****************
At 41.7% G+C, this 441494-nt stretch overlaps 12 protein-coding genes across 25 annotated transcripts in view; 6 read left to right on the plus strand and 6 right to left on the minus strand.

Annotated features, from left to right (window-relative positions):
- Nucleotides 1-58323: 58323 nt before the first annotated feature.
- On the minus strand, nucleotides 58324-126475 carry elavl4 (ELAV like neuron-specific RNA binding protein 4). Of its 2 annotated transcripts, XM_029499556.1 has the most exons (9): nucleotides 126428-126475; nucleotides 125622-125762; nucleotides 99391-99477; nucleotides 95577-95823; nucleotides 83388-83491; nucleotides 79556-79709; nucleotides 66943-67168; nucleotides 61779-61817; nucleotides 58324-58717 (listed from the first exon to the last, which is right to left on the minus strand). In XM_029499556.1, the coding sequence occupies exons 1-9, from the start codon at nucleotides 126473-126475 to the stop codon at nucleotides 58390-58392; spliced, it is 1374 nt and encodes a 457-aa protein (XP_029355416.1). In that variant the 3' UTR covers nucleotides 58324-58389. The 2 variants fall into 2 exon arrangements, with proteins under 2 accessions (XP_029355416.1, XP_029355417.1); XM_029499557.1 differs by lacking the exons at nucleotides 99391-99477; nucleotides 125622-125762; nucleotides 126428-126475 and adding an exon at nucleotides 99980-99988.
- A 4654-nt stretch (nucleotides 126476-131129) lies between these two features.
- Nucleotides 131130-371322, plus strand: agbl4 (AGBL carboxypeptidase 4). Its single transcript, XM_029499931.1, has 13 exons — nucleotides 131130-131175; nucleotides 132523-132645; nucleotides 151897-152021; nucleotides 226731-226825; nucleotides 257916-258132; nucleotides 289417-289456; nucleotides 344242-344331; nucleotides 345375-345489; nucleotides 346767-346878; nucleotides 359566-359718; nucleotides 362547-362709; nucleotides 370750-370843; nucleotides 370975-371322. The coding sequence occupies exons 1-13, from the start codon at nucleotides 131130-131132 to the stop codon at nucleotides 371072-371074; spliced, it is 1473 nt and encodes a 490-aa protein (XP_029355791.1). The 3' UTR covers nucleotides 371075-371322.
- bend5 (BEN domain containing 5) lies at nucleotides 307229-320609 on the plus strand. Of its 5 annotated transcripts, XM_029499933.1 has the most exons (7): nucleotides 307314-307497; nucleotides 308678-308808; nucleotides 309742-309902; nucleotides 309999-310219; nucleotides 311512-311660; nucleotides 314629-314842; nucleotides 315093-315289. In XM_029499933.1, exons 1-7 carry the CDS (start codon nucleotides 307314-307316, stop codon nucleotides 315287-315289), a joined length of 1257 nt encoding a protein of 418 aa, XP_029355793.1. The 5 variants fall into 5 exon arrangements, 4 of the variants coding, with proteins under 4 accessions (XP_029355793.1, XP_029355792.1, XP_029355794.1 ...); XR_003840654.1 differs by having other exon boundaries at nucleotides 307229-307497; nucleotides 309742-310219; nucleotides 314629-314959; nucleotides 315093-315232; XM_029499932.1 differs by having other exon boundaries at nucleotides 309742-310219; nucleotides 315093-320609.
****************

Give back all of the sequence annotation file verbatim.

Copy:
At 41.7% G+C, this 441494-nt stretch overlaps 12 protein-coding genes across 25 annotated transcripts in view; 6 read left to right on the plus strand and 6 right to left on the minus strand.

Annotated features, from left to right (window-relative positions):
- Nucleotides 1-58323: 58323 nt before the first annotated feature.
- On the minus strand, nucleotides 58324-126475 carry elavl4 (ELAV like neuron-specific RNA binding protein 4). Of its 2 annotated transcripts, XM_029499556.1 has the most exons (9): nucleotides 126428-126475; nucleotides 125622-125762; nucleotides 99391-99477; nucleotides 95577-95823; nucleotides 83388-83491; nucleotides 79556-79709; nucleotides 66943-67168; nucleotides 61779-61817; nucleotides 58324-58717 (listed from the first exon to the last, which is right to left on the minus strand). In XM_029499556.1, the coding sequence occupies exons 1-9, from the start codon at nucleotides 126473-126475 to the stop codon at nucleotides 58390-58392; spliced, it is 1374 nt and encodes a 457-aa protein (XP_029355416.1). In that variant the 3' UTR covers nucleotides 58324-58389. The 2 variants fall into 2 exon arrangements, with proteins under 2 accessions (XP_029355416.1, XP_029355417.1); XM_029499557.1 differs by lacking the exons at nucleotides 99391-99477; nucleotides 125622-125762; nucleotides 126428-126475 and adding an exon at nucleotides 99980-99988.
- A 4654-nt stretch (nucleotides 126476-131129) lies between these two features.
- Nucleotides 131130-371322, plus strand: agbl4 (AGBL carboxypeptidase 4). Its single transcript, XM_029499931.1, has 13 exons — nucleotides 131130-131175; nucleotides 132523-132645; nucleotides 151897-152021; nucleotides 226731-226825; nucleotides 257916-258132; nucleotides 289417-289456; nucleotides 344242-344331; nucleotides 345375-345489; nucleotides 346767-346878; nucleotides 359566-359718; nucleotides 362547-362709; nucleotides 370750-370843; nucleotides 370975-371322. The coding sequence occupies exons 1-13, from the start codon at nucleotides 131130-131132 to the stop codon at nucleotides 371072-371074; spliced, it is 1473 nt and encodes a 490-aa protein (XP_029355791.1). The 3' UTR covers nucleotides 371075-371322.
- bend5 (BEN domain containing 5) lies at nucleotides 307229-320609 on the plus strand. Of its 5 annotated transcripts, XM_029499933.1 has the most exons (7): nucleotides 307314-307497; nucleotides 308678-308808; nucleotides 309742-309902; nucleotides 309999-310219; nucleotides 311512-311660; nucleotides 314629-314842; nucleotides 315093-315289. In XM_029499933.1, exons 1-7 carry the CDS (start codon nucleotides 307314-307316, stop codon nucleotides 315287-315289), a joined length of 1257 nt encoding a protein of 418 aa, XP_029355793.1. The 5 variants fall into 5 exon arrangements, 4 of the variants coding, with proteins under 4 accessions (XP_029355793.1, XP_029355792.1, XP_029355794.1 ...); XR_003840654.1 differs by having other exon boundaries at nucleotides 307229-307497; nucleotides 309742-310219; nucleotides 314629-314959; nucleotides 315093-315232; XM_029499932.1 differs by having other exon boundaries at nucleotides 309742-310219; nucleotides 315093-320609.